In light of emergent details about the Arts Undergraduate Society’s Frosh budget deficit, the way in which Frosh was organized, and how current AUS executives and council members are handling the situation, the Tribune is deeply concerned over the way AUS is being run.
At Wednesday’s council meeting, the AUS revealed the grand total of the amount lost during Frosh this year to be $30,105. This was a surprise to the Tribune, since a reporter asked AUS President David Marshall and VP Finance Majd Al Khaldi two weeks ago if the loss had been in the range of $30,000-50,000, and was informed that that number was inconceivably large. Apparently, the AUS finds deceiving campus media more convenient than submitting themselves to transparency and accountability.
At the same Council meeting, the AUS displayed insufficient concern over their deficit, conveying a sense that executives and Frosh coordinators could do no wrong and that mistakes were just useful “learning experiences.” Last year, the AUS ran a deficit of roughly $50,000, and this year plan to “not make a single cent” on any major events, making it unclear how they plan to earn back the lost funds. During the meeting, this did not seem to outrage people, but was explained as normal and what ought to be expected from the AUS.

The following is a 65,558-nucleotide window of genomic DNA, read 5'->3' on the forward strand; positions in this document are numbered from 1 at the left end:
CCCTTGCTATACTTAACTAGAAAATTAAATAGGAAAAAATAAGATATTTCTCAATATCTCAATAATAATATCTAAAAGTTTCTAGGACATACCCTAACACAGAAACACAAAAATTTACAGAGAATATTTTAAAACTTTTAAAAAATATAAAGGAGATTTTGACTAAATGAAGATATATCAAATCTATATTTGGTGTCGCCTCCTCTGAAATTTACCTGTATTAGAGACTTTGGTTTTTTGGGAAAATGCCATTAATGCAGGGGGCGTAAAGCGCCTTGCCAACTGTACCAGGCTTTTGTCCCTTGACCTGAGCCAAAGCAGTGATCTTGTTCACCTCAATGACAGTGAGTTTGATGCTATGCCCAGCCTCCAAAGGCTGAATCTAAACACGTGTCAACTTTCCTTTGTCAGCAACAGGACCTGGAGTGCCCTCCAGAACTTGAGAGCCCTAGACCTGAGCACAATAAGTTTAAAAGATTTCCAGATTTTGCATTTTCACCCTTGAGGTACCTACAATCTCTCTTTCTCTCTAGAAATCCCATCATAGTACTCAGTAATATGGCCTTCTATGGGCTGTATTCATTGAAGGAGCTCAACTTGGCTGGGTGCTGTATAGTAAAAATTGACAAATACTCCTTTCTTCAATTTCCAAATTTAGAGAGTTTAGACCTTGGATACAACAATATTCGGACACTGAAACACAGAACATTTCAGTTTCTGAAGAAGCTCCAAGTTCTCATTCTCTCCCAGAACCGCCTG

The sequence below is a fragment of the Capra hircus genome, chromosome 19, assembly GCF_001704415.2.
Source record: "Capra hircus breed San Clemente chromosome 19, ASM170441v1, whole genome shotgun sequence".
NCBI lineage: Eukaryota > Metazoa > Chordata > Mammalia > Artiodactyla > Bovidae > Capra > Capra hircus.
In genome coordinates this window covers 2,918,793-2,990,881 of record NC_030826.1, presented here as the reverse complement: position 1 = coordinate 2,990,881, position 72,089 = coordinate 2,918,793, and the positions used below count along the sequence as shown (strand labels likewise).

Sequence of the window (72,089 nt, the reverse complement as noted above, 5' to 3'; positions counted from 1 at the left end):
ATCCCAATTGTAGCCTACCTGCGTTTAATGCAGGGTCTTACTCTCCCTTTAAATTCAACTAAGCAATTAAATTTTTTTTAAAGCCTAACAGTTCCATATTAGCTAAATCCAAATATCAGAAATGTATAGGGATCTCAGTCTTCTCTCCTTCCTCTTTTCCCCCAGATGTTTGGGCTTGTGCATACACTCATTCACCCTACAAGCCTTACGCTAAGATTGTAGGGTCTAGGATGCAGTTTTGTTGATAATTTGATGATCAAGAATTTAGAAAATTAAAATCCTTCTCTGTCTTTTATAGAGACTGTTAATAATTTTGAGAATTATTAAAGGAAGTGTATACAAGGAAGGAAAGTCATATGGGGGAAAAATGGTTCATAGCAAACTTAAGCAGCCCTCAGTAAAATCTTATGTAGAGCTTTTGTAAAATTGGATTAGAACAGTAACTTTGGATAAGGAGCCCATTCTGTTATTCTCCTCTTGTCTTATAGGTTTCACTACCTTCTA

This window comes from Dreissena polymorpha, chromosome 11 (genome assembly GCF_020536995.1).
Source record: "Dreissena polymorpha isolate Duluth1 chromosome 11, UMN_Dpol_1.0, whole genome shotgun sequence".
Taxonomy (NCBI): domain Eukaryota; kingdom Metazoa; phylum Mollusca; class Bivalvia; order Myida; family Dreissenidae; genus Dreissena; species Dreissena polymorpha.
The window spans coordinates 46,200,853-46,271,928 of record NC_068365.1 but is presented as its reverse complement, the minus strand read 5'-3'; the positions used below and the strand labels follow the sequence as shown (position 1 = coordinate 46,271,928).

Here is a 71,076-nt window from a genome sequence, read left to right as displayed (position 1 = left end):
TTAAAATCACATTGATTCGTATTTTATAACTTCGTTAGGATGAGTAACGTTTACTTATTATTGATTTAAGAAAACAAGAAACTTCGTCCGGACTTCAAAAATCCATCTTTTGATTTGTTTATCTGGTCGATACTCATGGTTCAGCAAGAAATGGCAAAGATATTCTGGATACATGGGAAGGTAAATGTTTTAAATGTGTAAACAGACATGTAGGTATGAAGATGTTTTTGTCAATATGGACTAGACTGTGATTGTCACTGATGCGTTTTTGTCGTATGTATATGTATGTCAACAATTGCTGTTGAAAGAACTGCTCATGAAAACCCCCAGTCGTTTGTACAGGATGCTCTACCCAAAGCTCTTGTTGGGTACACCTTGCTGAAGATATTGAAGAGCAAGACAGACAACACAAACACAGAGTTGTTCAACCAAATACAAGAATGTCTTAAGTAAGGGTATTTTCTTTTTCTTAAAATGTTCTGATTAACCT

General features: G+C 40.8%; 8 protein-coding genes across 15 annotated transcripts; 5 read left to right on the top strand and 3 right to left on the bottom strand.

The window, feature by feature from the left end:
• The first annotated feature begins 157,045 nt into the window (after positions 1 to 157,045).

Although, as Marshall repeatedly said, the AUS’ goal is not to turn a profit, that does not mean it should be losing or mismanaging money. Financial losses are forgivable, but their apparent refusal to learn from the situation is disturbing.
Yet even worse than the AUS executives’ indifference is the congratulations that running in the red apparently earned their Frosh coordinators. The coordinators were hired at the beginning of the summer and promised a paycheque of $1,000. Others were brought on halfway through the summer and were promised $650 for their work. However, at the end of the summer, all coordinators but one were paid $1,200 by the AUS. It is unclear why they should have been paid so much more money given Frosh’s losses, which were largely due to oversights and miscalculations in the planning process. AUS executives explained that the coordinators had worked very hard and deserved the extra money. Effort is commendable, but the Tribune feels it would be better to foster a culture of rewarding competence. (For those keeping score at home, the coordinator who wasn’t paid $1,200 was paid just $1000 because she quit before the event.)
The AUS has shown a blatant disregard for the value of student money, neither spending it wisely nor being clear about how it has been used. The executives seem to be doing their best imitations of real politicians, mimicking everything from their fiscal irresponsibility to their inconsistent commitment to honesty. It’s a rather impressive performance, but for us it’s starting to become a bit too real.